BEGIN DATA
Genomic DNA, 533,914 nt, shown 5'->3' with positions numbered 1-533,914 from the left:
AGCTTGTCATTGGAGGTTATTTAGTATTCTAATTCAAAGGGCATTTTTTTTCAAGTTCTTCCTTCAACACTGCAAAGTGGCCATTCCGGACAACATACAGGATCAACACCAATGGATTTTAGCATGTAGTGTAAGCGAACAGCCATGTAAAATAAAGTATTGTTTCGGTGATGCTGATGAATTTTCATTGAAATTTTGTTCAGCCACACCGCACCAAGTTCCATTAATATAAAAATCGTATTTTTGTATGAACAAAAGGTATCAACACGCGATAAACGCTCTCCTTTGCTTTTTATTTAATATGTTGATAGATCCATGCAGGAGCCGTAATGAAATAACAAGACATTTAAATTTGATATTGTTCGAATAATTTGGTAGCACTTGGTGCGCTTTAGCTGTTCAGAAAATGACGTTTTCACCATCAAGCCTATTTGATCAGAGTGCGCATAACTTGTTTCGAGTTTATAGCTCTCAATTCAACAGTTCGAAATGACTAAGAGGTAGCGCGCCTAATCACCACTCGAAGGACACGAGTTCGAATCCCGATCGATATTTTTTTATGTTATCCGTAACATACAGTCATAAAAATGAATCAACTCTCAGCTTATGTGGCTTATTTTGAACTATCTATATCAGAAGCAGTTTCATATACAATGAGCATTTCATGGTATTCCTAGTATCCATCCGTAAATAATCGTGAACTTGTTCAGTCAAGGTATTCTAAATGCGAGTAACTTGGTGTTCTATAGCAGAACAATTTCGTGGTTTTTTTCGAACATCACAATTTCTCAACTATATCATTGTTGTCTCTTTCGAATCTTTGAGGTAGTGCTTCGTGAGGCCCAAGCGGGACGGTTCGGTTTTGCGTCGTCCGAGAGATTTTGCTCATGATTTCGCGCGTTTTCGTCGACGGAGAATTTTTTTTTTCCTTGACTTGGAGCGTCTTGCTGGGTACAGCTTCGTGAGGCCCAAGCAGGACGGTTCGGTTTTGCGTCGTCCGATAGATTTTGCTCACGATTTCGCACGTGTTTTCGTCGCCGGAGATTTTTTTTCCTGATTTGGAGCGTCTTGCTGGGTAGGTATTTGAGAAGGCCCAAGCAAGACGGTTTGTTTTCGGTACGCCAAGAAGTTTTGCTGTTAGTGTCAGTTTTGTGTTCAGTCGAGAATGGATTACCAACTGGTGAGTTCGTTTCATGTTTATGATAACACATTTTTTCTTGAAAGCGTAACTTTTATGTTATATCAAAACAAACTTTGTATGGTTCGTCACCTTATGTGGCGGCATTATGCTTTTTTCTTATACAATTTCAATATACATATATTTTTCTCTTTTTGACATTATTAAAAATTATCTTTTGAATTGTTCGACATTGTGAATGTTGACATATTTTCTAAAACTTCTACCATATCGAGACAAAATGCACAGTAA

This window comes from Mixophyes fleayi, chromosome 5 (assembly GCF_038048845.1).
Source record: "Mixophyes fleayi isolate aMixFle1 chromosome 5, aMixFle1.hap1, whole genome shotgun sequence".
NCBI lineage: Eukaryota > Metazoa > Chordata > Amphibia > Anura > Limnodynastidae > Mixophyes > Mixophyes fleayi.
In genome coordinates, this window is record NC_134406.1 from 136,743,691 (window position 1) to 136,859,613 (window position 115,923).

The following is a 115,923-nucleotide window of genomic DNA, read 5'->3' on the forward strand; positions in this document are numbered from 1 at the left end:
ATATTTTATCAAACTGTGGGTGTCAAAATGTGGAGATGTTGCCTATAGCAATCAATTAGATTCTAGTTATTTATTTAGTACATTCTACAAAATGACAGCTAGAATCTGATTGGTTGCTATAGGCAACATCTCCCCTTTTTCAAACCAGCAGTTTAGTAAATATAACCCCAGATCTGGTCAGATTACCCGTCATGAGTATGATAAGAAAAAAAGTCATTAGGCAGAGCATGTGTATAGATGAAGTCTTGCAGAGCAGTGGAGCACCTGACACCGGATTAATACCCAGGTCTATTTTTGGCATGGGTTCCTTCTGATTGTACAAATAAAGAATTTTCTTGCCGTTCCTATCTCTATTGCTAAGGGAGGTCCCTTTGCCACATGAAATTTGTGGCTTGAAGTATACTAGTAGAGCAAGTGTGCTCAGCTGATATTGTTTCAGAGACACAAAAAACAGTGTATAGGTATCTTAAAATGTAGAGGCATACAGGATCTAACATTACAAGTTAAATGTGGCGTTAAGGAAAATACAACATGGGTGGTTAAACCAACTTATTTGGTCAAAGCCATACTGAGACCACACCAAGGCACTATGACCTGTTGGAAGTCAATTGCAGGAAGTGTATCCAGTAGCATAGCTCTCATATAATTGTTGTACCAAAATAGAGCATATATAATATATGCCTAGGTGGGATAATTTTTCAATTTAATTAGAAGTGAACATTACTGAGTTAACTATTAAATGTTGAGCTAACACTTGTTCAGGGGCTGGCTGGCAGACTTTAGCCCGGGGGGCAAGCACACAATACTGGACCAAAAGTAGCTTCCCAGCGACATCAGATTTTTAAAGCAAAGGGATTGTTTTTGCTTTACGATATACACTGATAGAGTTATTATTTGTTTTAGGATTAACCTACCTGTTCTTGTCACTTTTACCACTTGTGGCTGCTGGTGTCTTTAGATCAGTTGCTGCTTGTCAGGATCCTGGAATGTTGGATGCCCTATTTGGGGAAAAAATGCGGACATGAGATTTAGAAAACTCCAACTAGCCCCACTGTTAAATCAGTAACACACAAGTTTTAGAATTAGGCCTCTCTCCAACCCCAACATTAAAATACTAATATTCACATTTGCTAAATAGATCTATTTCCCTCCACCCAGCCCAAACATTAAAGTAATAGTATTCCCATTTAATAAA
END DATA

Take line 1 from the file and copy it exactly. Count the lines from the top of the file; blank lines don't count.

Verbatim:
Genomic DNA, 533,914 nt, shown 5'->3' with positions numbered 1-533,914 from the left: